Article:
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Buy Vista now, get free Windows 7 later

Microsoft has confirmed that it will offer consumers “special deals” on an upgrade to Windows 7 if they buy a Vista-equipped PC before the launch of the new operating system. On Tuesday  Microsoft announced that it would start selling Windows 7 on Oct. 22, and acknowledged that it would have some kind of free or discounted upgrade offer in place before that.

Other than the name of the program – “Windows 7 Upgrade Option” – the company remained silent on the deal’s details, including start and end dates, how much computer makers and retailers will charge for the upgrade, or even what versions of Windows Vista will be eligible. But TechARP.com, a Web site that has a solid track record in pegging Microsoft plans, said that PCs with a license for Vista Home Premium, Vista Business and Vista Ultimate purchased between June 26, 2009 and Jan. 31, 2010 will be eligible for a free or reduced-price Windows 7 upgrade.

Adobe offers virtual browser tool

Adobe has created a Web-hosted tool to help designers see how their sites look in a variety of browsers and operating systems, so they can adjust the layout as needed. BrowserLab, previously code-named Meer Meer, displays Web pages as rendered by different browsers and provides tools to identify design inconsistencies. The goal is to reduce the considerable time and effort that Web designers invest doing cross-browser testing. BrowserLab displays Web pages as rendered by Microsoft’s Internet Explorer, Mozilla’s Firefox and Apple’s Safari in all their different operating system versions, according to the company. Adobe expects to increase the list of browsers and OSes.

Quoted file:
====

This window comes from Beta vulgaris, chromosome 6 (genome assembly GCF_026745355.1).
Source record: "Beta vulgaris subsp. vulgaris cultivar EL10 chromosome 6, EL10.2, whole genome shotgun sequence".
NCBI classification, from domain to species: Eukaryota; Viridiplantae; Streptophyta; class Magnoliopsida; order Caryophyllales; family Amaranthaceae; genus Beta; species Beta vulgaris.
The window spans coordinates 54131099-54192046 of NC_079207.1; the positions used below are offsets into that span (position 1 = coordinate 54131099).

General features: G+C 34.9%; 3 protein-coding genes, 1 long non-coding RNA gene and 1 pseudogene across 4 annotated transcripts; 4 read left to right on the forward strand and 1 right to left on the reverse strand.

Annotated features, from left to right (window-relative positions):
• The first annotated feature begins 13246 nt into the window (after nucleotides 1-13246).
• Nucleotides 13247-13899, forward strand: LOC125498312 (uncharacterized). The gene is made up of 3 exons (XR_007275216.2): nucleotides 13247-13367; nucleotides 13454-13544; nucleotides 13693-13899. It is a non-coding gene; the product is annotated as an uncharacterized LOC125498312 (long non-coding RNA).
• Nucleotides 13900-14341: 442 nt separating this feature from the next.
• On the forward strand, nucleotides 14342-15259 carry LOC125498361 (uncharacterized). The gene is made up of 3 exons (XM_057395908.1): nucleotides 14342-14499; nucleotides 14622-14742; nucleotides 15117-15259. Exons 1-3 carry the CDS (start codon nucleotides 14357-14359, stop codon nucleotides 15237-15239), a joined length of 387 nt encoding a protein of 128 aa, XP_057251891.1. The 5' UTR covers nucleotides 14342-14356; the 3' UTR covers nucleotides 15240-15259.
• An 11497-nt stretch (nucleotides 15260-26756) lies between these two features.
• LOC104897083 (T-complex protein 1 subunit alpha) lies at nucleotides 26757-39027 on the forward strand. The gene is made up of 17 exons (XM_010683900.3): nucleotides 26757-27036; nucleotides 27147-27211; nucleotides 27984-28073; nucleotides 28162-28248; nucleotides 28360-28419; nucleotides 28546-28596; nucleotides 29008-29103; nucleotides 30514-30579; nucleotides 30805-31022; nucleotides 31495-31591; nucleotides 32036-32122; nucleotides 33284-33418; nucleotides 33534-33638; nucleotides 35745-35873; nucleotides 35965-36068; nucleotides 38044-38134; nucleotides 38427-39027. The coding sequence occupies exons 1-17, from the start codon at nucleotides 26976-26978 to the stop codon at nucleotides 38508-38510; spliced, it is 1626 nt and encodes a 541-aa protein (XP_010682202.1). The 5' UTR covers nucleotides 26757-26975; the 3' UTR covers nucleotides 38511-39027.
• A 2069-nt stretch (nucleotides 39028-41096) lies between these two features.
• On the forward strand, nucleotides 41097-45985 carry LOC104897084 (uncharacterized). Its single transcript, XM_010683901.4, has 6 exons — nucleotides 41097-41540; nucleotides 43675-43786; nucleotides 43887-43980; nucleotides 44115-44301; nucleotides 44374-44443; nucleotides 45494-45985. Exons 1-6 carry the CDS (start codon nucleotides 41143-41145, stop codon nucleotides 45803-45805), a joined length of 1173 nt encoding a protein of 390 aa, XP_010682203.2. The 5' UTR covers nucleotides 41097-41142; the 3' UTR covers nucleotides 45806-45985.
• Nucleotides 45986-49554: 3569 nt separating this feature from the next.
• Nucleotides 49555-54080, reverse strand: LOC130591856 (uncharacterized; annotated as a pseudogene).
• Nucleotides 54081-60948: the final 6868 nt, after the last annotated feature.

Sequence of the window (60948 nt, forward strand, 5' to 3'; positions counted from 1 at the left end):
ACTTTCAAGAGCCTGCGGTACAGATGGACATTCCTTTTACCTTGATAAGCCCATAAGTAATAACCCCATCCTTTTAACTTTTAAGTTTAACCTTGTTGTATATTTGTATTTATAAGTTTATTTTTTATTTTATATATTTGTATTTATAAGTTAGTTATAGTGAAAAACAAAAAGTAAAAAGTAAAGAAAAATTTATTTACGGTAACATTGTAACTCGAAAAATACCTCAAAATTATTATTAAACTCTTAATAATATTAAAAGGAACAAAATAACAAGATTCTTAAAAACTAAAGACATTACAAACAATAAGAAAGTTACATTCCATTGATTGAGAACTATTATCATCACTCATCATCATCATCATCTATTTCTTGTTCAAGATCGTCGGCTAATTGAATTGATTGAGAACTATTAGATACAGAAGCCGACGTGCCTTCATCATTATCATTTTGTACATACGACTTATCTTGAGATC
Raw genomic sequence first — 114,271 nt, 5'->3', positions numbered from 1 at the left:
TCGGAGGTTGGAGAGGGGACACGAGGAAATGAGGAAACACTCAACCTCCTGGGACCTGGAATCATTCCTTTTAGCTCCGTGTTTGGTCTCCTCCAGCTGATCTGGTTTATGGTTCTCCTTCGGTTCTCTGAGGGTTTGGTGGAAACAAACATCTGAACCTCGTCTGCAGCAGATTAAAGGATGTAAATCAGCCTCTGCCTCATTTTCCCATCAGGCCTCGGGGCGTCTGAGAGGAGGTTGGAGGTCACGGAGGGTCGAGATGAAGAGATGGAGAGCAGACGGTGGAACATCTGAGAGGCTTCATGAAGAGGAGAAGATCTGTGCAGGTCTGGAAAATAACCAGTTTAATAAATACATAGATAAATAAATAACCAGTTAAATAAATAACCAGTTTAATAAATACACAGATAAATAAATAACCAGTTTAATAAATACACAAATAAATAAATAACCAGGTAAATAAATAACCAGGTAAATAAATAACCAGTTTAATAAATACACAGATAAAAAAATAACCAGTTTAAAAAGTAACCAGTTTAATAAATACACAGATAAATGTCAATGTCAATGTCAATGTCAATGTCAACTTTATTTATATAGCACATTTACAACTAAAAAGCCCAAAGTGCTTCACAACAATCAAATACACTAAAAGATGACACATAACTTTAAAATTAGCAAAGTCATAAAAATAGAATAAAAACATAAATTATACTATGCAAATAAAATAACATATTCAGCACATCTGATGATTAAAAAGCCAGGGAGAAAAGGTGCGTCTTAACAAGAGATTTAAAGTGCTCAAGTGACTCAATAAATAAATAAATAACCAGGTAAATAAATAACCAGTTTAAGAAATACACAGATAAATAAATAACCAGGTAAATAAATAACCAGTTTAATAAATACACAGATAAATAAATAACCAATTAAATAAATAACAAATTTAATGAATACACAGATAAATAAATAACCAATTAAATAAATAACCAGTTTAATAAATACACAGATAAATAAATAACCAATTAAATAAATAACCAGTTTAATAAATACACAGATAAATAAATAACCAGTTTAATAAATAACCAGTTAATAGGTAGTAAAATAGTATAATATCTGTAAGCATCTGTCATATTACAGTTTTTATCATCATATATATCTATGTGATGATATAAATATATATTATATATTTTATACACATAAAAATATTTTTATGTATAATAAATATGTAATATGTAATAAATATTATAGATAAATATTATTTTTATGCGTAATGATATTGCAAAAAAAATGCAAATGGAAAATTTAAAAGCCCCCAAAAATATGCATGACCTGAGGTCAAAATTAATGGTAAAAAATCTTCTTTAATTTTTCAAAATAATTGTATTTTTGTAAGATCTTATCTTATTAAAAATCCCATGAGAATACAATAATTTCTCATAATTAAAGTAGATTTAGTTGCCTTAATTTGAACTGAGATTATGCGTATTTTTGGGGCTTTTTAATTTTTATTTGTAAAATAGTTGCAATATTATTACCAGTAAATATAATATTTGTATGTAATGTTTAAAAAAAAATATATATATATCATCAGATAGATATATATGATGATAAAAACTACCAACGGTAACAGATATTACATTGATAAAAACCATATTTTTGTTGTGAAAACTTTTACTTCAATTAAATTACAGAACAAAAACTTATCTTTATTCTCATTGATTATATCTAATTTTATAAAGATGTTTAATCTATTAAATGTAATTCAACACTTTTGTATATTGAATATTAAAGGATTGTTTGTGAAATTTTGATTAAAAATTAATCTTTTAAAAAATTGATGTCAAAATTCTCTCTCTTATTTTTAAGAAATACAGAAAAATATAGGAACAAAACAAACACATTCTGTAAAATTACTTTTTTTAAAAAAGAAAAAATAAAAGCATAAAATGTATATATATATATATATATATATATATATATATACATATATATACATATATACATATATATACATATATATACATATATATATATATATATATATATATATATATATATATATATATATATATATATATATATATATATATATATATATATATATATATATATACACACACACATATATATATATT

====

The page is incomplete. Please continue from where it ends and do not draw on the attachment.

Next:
Intuit buys online payroll provider

Intuit has agreed to buy online payroll provider PayCycle for US$170 million in a move to expand its software-as-a-service offerings for smaller businesses.  PayCycle providesonline payroll services to about 85,000 small businesses in the U.S. It was founded in 1999 by two former Intuit employees and says its mission is to “make paper-based payroll obsolete.” PayCycle already integrates with Intuit’s QuickBooks software. It is also offered as an option with Microsoft’s competing Money software, and it was unclear Tuesday if that will still be the case after Intuit completes its acquisition. Intuit will offer the service to small businesses directly, and also through accountants and financial institutions. It faces a growing list of competitors offering online payroll, including Sage, NetSuite, MPay, CompuPay and Paychex.

Day-long charge for netbooks close

The ability to run a netbook all day on a single battery charge is one of the goals Intel has set for itself as it develops the Atom platform. Mooly Eden, head of Intel’s mobile platforms group, said in an interview at the Computex trade show in Taipei on Wednesday, that “The idea is to deliver such a product that will be day-long. You’ll be able to go with your netbook without the need to carry the power supply.”That goal, a sure-fire way to get praise from road warriors, is more easily said than done. Energy density is a measure of the amount of energy that can be held by a battery for a given unit of volume. Increasing it would mean a battery could supply more power without being made bigger. However, achieving significant advances could take years.

Some PC makers are already advertising all-day use but that claim comes with caveats.

Asus, a leader in the netbook market, says consumers can “enjoy all-day computing with Eee PC” but that’s with the screen at 40 percent brightness, both Wi-Fi and Bluetooth disabled and the camera switched off.

And those are the top headlines from the IDG Global IT news update brought to you by the IDG News Service. This is Marc Ferranti in the New York bureau. Join us again later for more news from the world of technology..

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